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    $\begingroup$ BrandonE - My questions are not all so benign as you think, because a paramagnetic orthohydrogen would have devastating consequences for atomic and molecular quantum physics, even the very existence of the free atoms in hydrogen passed through discharges tube would be invalidated. Or, as this paramagnetism of orthohydrogen is proved by the line spectrum of molecular hydrogen, but this experimental evidence is quite ignored for a very long time, my questions suggest a possibly deliberate absence of the measured values of orthohydrogen magnetic moment in available literature. $\endgroup$ – Sava Jan 5 '15 at 13:22
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    $\begingroup$ Floris@ - The line spectrum of molecular hydrogen proved a paramagnetic orthohydrogen, eight decades the physicists ignore this experimental invalidation of Pauli’s priciple, and even now we have no orthohydrogen magnetic moment, measured either by Stern-Gerlach method or by magnetic resonance. How can you explain these facts? Please answer, this is much more important than your vote, after all only a game. As to my words “devastating consequences for atomic and molecular quantum physics”, they are very fit when Pauli’s principle is invalidated. $\endgroup$ – Sava Jan 7 '15 at 7:54
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    $\begingroup$ @Martin - The Pauli's principle is a postulate, it has not to be demonstrated one way or other, it has to be accepted as such. $\endgroup$ – Sava Jan 19 '15 at 8:19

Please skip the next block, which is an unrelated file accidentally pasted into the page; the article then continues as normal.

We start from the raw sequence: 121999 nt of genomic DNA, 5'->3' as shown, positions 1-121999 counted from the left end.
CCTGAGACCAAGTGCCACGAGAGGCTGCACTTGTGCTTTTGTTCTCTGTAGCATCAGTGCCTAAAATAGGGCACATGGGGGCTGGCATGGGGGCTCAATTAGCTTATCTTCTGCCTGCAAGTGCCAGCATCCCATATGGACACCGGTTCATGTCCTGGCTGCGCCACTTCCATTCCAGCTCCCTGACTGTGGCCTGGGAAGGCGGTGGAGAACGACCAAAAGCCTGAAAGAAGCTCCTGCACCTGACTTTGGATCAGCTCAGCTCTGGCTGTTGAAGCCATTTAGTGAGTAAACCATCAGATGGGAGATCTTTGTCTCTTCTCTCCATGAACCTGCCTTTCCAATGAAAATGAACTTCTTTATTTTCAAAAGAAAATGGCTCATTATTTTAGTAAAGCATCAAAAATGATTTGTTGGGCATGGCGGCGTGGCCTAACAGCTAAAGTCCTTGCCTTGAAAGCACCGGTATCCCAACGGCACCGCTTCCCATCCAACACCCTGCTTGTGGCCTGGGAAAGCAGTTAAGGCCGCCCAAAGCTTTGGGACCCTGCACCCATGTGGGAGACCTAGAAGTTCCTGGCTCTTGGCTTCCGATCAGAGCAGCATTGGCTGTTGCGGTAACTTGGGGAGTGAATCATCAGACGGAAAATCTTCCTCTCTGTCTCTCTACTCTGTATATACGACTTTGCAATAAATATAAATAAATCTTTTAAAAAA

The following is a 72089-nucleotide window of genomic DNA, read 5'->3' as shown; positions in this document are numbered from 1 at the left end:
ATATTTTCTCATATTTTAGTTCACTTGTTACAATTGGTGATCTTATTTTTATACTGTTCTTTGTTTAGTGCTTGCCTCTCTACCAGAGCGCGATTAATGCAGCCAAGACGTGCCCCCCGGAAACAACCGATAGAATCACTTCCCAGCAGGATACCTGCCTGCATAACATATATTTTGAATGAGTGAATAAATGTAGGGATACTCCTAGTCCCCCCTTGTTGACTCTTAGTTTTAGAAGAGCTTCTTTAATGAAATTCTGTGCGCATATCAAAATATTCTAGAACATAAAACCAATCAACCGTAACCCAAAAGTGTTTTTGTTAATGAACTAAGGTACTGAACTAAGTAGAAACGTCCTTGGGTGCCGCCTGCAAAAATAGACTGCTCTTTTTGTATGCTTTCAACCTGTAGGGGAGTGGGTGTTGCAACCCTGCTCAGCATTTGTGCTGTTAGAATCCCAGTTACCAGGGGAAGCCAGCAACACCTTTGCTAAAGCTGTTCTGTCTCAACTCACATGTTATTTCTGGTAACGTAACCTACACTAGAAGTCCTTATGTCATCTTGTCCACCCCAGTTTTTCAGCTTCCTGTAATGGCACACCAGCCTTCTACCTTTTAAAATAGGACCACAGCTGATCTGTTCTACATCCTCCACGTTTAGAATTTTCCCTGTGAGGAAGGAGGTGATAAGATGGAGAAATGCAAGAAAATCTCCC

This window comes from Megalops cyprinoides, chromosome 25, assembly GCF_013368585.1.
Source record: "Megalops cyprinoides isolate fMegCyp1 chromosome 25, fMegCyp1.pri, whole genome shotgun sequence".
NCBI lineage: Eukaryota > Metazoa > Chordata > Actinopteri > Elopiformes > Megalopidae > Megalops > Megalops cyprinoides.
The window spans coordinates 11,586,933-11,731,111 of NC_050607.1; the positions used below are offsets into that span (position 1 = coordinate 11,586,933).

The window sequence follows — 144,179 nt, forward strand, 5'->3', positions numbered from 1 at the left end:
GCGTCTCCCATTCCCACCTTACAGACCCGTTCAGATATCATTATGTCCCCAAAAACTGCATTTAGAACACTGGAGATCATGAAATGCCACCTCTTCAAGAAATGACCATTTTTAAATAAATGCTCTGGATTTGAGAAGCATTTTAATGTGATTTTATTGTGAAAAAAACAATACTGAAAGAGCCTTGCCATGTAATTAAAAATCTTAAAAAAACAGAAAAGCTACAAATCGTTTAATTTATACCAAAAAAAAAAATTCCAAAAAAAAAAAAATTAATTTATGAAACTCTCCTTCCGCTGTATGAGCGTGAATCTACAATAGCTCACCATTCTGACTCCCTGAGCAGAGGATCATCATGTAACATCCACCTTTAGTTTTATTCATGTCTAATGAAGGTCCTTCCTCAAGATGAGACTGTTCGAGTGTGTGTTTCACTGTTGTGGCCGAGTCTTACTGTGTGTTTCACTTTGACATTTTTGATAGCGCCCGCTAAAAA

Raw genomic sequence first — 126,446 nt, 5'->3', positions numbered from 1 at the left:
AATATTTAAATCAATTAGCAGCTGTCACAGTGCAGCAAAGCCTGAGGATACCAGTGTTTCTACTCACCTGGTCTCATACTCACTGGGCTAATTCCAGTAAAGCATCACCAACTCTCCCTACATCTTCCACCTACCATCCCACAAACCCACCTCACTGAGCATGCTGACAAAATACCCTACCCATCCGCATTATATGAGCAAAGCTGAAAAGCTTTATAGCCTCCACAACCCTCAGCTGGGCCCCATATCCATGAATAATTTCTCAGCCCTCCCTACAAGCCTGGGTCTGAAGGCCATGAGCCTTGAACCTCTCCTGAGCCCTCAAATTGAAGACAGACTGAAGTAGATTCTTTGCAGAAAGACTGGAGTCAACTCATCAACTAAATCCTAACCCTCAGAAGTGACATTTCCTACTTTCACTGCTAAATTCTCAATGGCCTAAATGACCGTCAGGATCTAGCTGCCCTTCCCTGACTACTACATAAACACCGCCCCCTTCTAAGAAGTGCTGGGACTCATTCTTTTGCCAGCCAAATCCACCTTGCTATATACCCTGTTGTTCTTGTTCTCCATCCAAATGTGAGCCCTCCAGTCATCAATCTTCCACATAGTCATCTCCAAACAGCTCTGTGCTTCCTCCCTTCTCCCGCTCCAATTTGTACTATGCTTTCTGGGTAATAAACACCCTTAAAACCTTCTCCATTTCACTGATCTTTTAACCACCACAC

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I think your assumption that orthohydrogen and parahydrogen should have different bulk magnetic properties is dubious. Magnetic behavior is strongly dominated by electronic properties, because the Bohr magneton, $$ \mu_\text{Bohr} = \frac{e\hbar}{2m_\text{electron}} $$ is larger than the nuclear magneton $$ \mu_\text{nuclear} = \frac{e\hbar}{2m_\text{proton}} $$ by about three orders of magnitude. The difference between ortho- and para-hydrogen is the orientation of the nuclear spins; the electron spins, while the molecule is held together by a sigma bond, must be antisymmetric.

Liquid hydrogen likes to be in the $L=0,S=0$ rotational ground state of the molecule. The rotational energy is approximately given by $$ E_\mathrm{H_2} \approx \frac{\rm 15\,meV}{2} \cdot L\,(L+1) $$ where $L$ is the orbital angular momentum quantum number for the two nuclei. The odd-$L$ states are all orthohydrogen, and the even-$L$ states are all parahydrogen. This means that liquid orthohydrogen is not stable, but spontaneously converts to para; furthermore the ortho-to-para downconversion releases enough heat to boil away a substantial fraction of the liquid hydrogen. Liquid orthohydrogen isn't stable.

If liquid hydrogen, with zero angular momentum avaiable to orient nuclear magnetism, is diamagnetic, then the diamagnetism is entirely due to the electron orientation. (That seems to be consistent with discussions about magnetism in other diatomic gases, which typically discuss Hund's rules.) Nuclear magnetism due to nuclear spins should be a tiny correction, and nuclear magnetism due to molecular orbital angular momentum should affect warm parahydrogen and warm orthohydrogen in the same way.

In your question you make a claim about a split electronic excitation spectrum for molecular hydrogen. I don't quite understand this claim. If that confusion invalidates my answer, please reply with a reference and I'll follow up after a few days.

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Obviously, first question above is only rhetorical, it is just an incentive for those interested to check themselves the absence in literature of a measured value of orthohydrogen magnetic moment.

As for the second one, there is no logical explanation of this strange absence, maybe excepting an unfair will to avoid the unpleasant consequences of a proved paramagnetism of orthohydrogen (see in this regard my answer to the question in my post entitled Orbital magnetic moment versus Biot-Savart law).